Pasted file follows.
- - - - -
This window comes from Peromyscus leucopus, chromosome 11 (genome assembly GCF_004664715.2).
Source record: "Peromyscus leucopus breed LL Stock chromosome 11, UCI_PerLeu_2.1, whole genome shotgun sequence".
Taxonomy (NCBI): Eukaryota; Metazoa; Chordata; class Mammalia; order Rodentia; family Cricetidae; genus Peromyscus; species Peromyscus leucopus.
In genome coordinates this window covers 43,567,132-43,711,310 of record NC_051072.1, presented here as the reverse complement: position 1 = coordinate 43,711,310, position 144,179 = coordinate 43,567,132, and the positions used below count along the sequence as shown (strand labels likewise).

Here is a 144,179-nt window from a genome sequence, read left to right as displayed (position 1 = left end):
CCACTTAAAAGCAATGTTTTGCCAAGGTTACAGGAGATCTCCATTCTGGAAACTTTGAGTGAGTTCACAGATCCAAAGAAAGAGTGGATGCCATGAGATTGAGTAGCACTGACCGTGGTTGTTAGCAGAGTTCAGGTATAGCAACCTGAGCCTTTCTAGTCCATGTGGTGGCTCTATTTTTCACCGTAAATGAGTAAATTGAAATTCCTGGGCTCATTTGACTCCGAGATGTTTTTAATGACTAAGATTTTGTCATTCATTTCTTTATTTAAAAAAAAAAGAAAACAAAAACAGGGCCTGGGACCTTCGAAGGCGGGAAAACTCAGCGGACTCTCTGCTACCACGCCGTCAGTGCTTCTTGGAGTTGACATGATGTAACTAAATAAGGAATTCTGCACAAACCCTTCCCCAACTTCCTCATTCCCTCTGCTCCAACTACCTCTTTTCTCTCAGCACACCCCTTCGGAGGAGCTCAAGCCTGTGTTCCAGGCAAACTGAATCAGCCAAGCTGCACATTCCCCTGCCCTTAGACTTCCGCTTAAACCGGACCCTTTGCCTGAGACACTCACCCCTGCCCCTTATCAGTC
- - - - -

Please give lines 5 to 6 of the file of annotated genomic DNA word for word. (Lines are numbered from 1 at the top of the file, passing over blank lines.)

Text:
Here is a 144,179-nt window from a genome sequence, read left to right as displayed (position 1 = left end):
CCACTTAAAAGCAATGTTTTGCCAAGGTTACAGGAGATCTCCATTCTGGAAACTTTGAGTGAGTTCACAGATCCAAAGAAAGAGTGGATGCCATGAGATTGAGTAGCACTGACCGTGGTTGTTAGCAGAGTTCAGGTATAGCAACCTGAGCCTTTCTAGTCCATGTGGTGGCTCTATTTTTCACCGTAAATGAGTAAATTGAAATTCCTGGGCTCATTTGACTCCGAGATGTTTTTAATGACTAAGATTTTGTCATTCATTTCTTTATTTAAAAAAAAAAGAAAACAAAAACAGGGCCTGGGACCTTCGAAGGCGGGAAAACTCAGCGGACTCTCTGCTACCACGCCGTCAGTGCTTCTTGGAGTTGACATGATGTAACTAAATAAGGAATTCTGCACAAACCCTTCCCCAACTTCCTCATTCCCTCTGCTCCAACTACCTCTTTTCTCTCAGCACACCCCTTCGGAGGAGCTCAAGCCTGTGTTCCAGGCAAACTGAATCAGCCAAGCTGCACATTCCCCTGCCCTTAGACTTCCGCTTAAACCGGACCCTTTGCCTGAGACACTCACCCCTGCCCCTTATCAGTC